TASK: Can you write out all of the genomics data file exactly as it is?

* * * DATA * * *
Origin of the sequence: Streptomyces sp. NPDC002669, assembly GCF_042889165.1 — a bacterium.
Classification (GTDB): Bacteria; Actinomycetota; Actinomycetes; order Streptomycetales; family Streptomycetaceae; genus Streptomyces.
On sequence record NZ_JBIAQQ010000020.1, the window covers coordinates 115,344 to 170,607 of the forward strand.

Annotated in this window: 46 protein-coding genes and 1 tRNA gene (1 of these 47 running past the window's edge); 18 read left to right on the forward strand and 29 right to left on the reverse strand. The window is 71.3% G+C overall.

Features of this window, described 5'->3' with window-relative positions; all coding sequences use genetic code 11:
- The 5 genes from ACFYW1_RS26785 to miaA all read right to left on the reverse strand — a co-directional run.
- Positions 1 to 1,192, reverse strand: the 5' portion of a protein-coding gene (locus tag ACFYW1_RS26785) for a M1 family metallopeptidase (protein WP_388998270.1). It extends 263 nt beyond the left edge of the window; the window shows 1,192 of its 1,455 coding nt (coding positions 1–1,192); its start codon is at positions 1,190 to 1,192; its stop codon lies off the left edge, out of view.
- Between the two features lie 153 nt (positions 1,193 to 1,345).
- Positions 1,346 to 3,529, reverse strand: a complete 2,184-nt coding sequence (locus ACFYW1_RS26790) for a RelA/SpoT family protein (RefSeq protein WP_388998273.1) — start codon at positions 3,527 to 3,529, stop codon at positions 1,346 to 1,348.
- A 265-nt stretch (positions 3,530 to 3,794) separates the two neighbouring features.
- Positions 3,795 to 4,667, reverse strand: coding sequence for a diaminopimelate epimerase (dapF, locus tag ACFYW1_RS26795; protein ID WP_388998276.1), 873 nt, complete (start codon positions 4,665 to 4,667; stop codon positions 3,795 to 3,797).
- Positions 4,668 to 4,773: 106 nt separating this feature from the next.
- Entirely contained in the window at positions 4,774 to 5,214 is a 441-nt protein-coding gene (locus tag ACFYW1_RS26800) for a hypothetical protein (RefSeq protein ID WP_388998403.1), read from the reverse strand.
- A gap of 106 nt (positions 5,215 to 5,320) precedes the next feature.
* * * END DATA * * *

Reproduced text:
Origin of the sequence: Streptomyces sp. NPDC002669, assembly GCF_042889165.1 — a bacterium.
Classification (GTDB): Bacteria; Actinomycetota; Actinomycetes; order Streptomycetales; family Streptomycetaceae; genus Streptomyces.
On sequence record NZ_JBIAQQ010000020.1, the window covers coordinates 115,344 to 170,607 of the forward strand.

Annotated in this window: 46 protein-coding genes and 1 tRNA gene (1 of these 47 running past the window's edge); 18 read left to right on the forward strand and 29 right to left on the reverse strand. The window is 71.3% G+C overall.

Features of this window, described 5'->3' with window-relative positions; all coding sequences use genetic code 11:
- The 5 genes from ACFYW1_RS26785 to miaA all read right to left on the reverse strand — a co-directional run.
- Positions 1 to 1,192, reverse strand: the 5' portion of a protein-coding gene (locus tag ACFYW1_RS26785) for a M1 family metallopeptidase (protein WP_388998270.1). It extends 263 nt beyond the left edge of the window; the window shows 1,192 of its 1,455 coding nt (coding positions 1–1,192); its start codon is at positions 1,190 to 1,192; its stop codon lies off the left edge, out of view.
- Between the two features lie 153 nt (positions 1,193 to 1,345).
- Positions 1,346 to 3,529, reverse strand: a complete 2,184-nt coding sequence (locus ACFYW1_RS26790) for a RelA/SpoT family protein (RefSeq protein WP_388998273.1) — start codon at positions 3,527 to 3,529, stop codon at positions 1,346 to 1,348.
- A 265-nt stretch (positions 3,530 to 3,794) separates the two neighbouring features.
- Positions 3,795 to 4,667, reverse strand: coding sequence for a diaminopimelate epimerase (dapF, locus tag ACFYW1_RS26795; protein ID WP_388998276.1), 873 nt, complete (start codon positions 4,665 to 4,667; stop codon positions 3,795 to 3,797).
- Positions 4,668 to 4,773: 106 nt separating this feature from the next.
- Entirely contained in the window at positions 4,774 to 5,214 is a 441-nt protein-coding gene (locus tag ACFYW1_RS26800) for a hypothetical protein (RefSeq protein ID WP_388998403.1), read from the reverse strand.
- A gap of 106 nt (positions 5,215 to 5,320) precedes the next feature.